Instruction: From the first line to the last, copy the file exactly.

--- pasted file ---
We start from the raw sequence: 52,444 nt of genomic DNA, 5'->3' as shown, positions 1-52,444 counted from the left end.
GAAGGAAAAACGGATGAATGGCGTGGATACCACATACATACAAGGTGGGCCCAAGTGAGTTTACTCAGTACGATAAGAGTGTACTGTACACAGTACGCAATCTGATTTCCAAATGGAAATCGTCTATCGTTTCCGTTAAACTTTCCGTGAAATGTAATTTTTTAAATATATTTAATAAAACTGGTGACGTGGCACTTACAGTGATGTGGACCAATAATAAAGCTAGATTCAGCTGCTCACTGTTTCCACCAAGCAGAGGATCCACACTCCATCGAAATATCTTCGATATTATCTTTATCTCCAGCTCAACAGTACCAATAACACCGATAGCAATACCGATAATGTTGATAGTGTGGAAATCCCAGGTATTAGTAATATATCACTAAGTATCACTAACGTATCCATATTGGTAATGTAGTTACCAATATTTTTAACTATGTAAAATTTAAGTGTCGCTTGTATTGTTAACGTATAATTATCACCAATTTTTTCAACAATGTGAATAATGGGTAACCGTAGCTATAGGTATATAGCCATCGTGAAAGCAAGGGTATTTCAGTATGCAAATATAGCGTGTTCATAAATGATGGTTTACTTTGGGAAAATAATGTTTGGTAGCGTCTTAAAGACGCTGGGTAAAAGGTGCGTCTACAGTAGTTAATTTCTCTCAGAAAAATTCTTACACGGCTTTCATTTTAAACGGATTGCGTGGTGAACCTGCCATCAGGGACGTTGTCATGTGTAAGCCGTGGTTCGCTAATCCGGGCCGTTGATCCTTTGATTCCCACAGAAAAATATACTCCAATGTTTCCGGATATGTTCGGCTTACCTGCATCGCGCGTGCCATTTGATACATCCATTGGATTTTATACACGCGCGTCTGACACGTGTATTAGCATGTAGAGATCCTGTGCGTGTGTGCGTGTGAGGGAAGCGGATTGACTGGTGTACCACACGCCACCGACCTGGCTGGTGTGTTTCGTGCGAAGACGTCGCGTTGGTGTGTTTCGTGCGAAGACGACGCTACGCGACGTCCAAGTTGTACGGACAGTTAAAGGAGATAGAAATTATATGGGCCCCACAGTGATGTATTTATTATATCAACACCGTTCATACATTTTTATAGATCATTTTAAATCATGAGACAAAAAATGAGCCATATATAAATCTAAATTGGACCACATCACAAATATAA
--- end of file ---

We start from the raw sequence: 52,444 nt of genomic DNA, 5'->3' as shown, positions 1-52,444 counted from the left end.
GAAGGAAAAACGGATGAATGGCGTGGATACCACATACATACAAGGTGGGCCCAAGTGAGTTTACTCAGTACGATAAGAGTGTACTGTACACAGTACGCAATCTGATTTCCAAATGGAAATCGTCTATCGTTTCCGTTAAACTTTCCGTGAAATGTAATTTTTTAAATATATTTAATAAAACTGGTGACGTGGCACTTACAGTGATGTGGACCAATAATAAAGCTAGATTCAGCTGCTCACTGTTTCCACCAAGCAGAGGATCCACACTCCATCGAAATATCTTCGATATTATCTTTATCTCCAGCTCAACAGTACCAATAACACCGATAGCAATACCGATAATGTTGATAGTGTGGAAATCCCAGGTATTAGTAATATATCACTAAGTATCACTAACGTATCCATATTGGTAATGTAGTTACCAATATTTTTAACTATGTAAAATTTAAGTGTCGCTTGTATTGTTAACGTATAATTATCACCAATTTTTTCAACAATGTGAATAATGGGTAACCGTAGCTATAGGTATATAGCCATCGTGAAAGCAAGGGTATTTCAGTATGCAAATATAGCGTGTTCATAAATGATGGTTTACTTTGGGAAAATAATGTTTGGTAGCGTCTTAAAGACGCTGGGTAAAAGGTGCGTCTACAGTAGTTAATTTCTCTCAGAAAAATTCTTACACGGCTTTCATTTTAAACGGATTGCGTGGTGAACCTGCCATCAGGGACGTTGTCATGTGTAAGCCGTGGTTCGCTAATCCGGGCCGTTGATCCTTTGATTCCCACAGAAAAATATACTCCAATGTTTCCGGATATGTTCGGCTTACCTGCATCGCGCGTGCCATTTGATACATCCATTGGATTTTATACACGCGCGTCTGACACGTGTATTAGCATGTAGAGATCCTGTGCGTGTGTGCGTGTGAGGGAAGCGGATTGACTGGTGTACCACACGCCACCGACCTGGCTGGTGTGTTTCGTGCGAAGACGTCGCGTTGGTGTGTTTCGTGCGAAGACGACGCTACGCGACGTCCAAGTTGTACGGACAGTTAAAGGAGATAGAAATTATATGGGCCCCACAGTGATGTATTTATTATATCAACACCGTTCATACATTTTTATAGATCATTTTAAATCATGAGACAAAAAATGAGCCATATATAAATCTAAATTGGACCACATCACAAATATAA